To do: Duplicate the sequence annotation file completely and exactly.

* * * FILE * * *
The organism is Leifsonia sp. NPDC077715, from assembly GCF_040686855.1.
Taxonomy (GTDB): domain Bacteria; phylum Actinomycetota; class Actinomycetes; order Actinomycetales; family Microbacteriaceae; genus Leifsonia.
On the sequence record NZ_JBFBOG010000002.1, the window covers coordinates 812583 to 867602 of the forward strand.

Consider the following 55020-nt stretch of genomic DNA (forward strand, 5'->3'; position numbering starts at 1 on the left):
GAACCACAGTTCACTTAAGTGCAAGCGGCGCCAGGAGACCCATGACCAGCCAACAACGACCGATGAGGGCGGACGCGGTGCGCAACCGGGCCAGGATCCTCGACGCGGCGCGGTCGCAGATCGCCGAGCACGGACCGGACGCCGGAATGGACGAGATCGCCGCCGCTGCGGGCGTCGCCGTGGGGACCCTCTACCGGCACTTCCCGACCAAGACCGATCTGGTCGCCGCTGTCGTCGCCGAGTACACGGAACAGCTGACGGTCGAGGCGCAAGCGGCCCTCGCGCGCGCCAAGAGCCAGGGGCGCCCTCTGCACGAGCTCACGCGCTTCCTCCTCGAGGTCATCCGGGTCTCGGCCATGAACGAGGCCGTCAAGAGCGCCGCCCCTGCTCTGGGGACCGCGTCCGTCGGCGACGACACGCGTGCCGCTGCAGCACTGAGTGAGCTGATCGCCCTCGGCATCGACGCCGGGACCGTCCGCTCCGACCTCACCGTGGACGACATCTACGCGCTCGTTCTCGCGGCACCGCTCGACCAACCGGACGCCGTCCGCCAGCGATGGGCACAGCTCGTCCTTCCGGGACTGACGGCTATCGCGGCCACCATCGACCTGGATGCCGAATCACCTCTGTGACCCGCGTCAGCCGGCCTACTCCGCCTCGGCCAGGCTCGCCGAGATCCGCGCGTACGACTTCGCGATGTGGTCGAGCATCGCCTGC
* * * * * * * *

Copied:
The organism is Leifsonia sp. NPDC077715, from assembly GCF_040686855.1.
Taxonomy (GTDB): domain Bacteria; phylum Actinomycetota; class Actinomycetes; order Actinomycetales; family Microbacteriaceae; genus Leifsonia.
On the sequence record NZ_JBFBOG010000002.1, the window covers coordinates 812583 to 867602 of the forward strand.

Consider the following 55020-nt stretch of genomic DNA (forward strand, 5'->3'; position numbering starts at 1 on the left):
GAACCACAGTTCACTTAAGTGCAAGCGGCGCCAGGAGACCCATGACCAGCCAACAACGACCGATGAGGGCGGACGCGGTGCGCAACCGGGCCAGGATCCTCGACGCGGCGCGGTCGCAGATCGCCGAGCACGGACCGGACGCCGGAATGGACGAGATCGCCGCCGCTGCGGGCGTCGCCGTGGGGACCCTCTACCGGCACTTCCCGACCAAGACCGATCTGGTCGCCGCTGTCGTCGCCGAGTACACGGAACAGCTGACGGTCGAGGCGCAAGCGGCCCTCGCGCGCGCCAAGAGCCAGGGGCGCCCTCTGCACGAGCTCACGCGCTTCCTCCTCGAGGTCATCCGGGTCTCGGCCATGAACGAGGCCGTCAAGAGCGCCGCCCCTGCTCTGGGGACCGCGTCCGTCGGCGACGACACGCGTGCCGCTGCAGCACTGAGTGAGCTGATCGCCCTCGGCATCGACGCCGGGACCGTCCGCTCCGACCTCACCGTGGACGACATCTACGCGCTCGTTCTCGCGGCACCGCTCGACCAACCGGACGCCGTCCGCCAGCGATGGGCACAGCTCGTCCTTCCGGGACTGACGGCTATCGCGGCCACCATCGACCTGGATGCCGAATCACCTCTGTGACCCGCGTCAGCCGGCCTACTCCGCCTCGGCCAGGCTCGCCGAGATCCGCGCGTACGACTTCGCGATGTGGTCGAGCATCGCCTGC